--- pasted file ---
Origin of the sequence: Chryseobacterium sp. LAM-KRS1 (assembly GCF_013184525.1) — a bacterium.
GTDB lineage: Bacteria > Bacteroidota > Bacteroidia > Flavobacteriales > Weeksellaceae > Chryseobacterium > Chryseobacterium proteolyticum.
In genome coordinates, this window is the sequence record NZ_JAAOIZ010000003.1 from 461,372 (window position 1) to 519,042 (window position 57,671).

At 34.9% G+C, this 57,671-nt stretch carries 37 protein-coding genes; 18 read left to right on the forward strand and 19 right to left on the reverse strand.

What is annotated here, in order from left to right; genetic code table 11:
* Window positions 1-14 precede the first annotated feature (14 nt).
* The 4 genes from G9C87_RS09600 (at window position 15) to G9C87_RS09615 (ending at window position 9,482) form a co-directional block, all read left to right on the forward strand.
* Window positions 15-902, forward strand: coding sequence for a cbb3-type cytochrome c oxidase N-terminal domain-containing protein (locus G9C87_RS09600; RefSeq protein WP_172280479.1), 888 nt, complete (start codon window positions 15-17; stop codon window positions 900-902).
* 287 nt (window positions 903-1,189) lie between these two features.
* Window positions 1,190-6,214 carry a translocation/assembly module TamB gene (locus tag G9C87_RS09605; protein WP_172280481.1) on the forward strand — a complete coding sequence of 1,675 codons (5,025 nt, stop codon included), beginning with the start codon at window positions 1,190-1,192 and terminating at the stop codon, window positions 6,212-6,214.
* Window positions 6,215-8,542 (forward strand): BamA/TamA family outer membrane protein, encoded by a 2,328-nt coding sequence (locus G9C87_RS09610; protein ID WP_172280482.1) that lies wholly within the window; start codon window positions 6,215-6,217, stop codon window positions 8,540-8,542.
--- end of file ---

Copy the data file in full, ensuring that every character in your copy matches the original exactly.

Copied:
Origin of the sequence: Chryseobacterium sp. LAM-KRS1 (assembly GCF_013184525.1) — a bacterium.
GTDB lineage: Bacteria > Bacteroidota > Bacteroidia > Flavobacteriales > Weeksellaceae > Chryseobacterium > Chryseobacterium proteolyticum.
In genome coordinates, this window is the sequence record NZ_JAAOIZ010000003.1 from 461,372 (window position 1) to 519,042 (window position 57,671).

At 34.9% G+C, this 57,671-nt stretch carries 37 protein-coding genes; 18 read left to right on the forward strand and 19 right to left on the reverse strand.

What is annotated here, in order from left to right; genetic code table 11:
* Window positions 1-14 precede the first annotated feature (14 nt).
* The 4 genes from G9C87_RS09600 (at window position 15) to G9C87_RS09615 (ending at window position 9,482) form a co-directional block, all read left to right on the forward strand.
* Window positions 15-902, forward strand: coding sequence for a cbb3-type cytochrome c oxidase N-terminal domain-containing protein (locus G9C87_RS09600; RefSeq protein WP_172280479.1), 888 nt, complete (start codon window positions 15-17; stop codon window positions 900-902).
* 287 nt (window positions 903-1,189) lie between these two features.
* Window positions 1,190-6,214 carry a translocation/assembly module TamB gene (locus tag G9C87_RS09605; protein WP_172280481.1) on the forward strand — a complete coding sequence of 1,675 codons (5,025 nt, stop codon included), beginning with the start codon at window positions 1,190-1,192 and terminating at the stop codon, window positions 6,212-6,214.
* Window positions 6,215-8,542 (forward strand): BamA/TamA family outer membrane protein, encoded by a 2,328-nt coding sequence (locus G9C87_RS09610; protein ID WP_172280482.1) that lies wholly within the window; start codon window positions 6,215-6,217, stop codon window positions 8,540-8,542.